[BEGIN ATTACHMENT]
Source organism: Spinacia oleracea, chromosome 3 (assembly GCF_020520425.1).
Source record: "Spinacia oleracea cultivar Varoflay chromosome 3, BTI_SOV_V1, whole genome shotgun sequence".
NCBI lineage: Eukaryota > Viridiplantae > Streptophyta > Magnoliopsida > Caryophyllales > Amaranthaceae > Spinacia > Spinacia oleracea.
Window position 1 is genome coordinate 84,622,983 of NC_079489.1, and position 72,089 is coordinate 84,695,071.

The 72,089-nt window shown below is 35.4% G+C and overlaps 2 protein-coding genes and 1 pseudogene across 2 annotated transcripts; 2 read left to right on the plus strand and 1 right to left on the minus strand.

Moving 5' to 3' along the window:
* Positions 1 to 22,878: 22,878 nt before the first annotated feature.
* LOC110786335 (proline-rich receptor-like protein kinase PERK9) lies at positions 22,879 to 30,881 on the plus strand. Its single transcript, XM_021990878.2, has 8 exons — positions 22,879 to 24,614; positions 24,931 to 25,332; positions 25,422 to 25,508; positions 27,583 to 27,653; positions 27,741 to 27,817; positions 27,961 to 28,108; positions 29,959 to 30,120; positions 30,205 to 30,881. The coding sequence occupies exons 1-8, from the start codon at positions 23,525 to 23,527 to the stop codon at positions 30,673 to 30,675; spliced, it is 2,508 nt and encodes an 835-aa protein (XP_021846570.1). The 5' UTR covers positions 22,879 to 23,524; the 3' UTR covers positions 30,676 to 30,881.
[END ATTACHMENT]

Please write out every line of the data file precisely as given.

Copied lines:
Source organism: Spinacia oleracea, chromosome 3 (assembly GCF_020520425.1).
Source record: "Spinacia oleracea cultivar Varoflay chromosome 3, BTI_SOV_V1, whole genome shotgun sequence".
NCBI lineage: Eukaryota > Viridiplantae > Streptophyta > Magnoliopsida > Caryophyllales > Amaranthaceae > Spinacia > Spinacia oleracea.
Window position 1 is genome coordinate 84,622,983 of NC_079489.1, and position 72,089 is coordinate 84,695,071.

The 72,089-nt window shown below is 35.4% G+C and overlaps 2 protein-coding genes and 1 pseudogene across 2 annotated transcripts; 2 read left to right on the plus strand and 1 right to left on the minus strand.

Moving 5' to 3' along the window:
* Positions 1 to 22,878: 22,878 nt before the first annotated feature.
* LOC110786335 (proline-rich receptor-like protein kinase PERK9) lies at positions 22,879 to 30,881 on the plus strand. Its single transcript, XM_021990878.2, has 8 exons — positions 22,879 to 24,614; positions 24,931 to 25,332; positions 25,422 to 25,508; positions 27,583 to 27,653; positions 27,741 to 27,817; positions 27,961 to 28,108; positions 29,959 to 30,120; positions 30,205 to 30,881. The coding sequence occupies exons 1-8, from the start codon at positions 23,525 to 23,527 to the stop codon at positions 30,673 to 30,675; spliced, it is 2,508 nt and encodes an 835-aa protein (XP_021846570.1). The 5' UTR covers positions 22,879 to 23,524; the 3' UTR covers positions 30,676 to 30,881.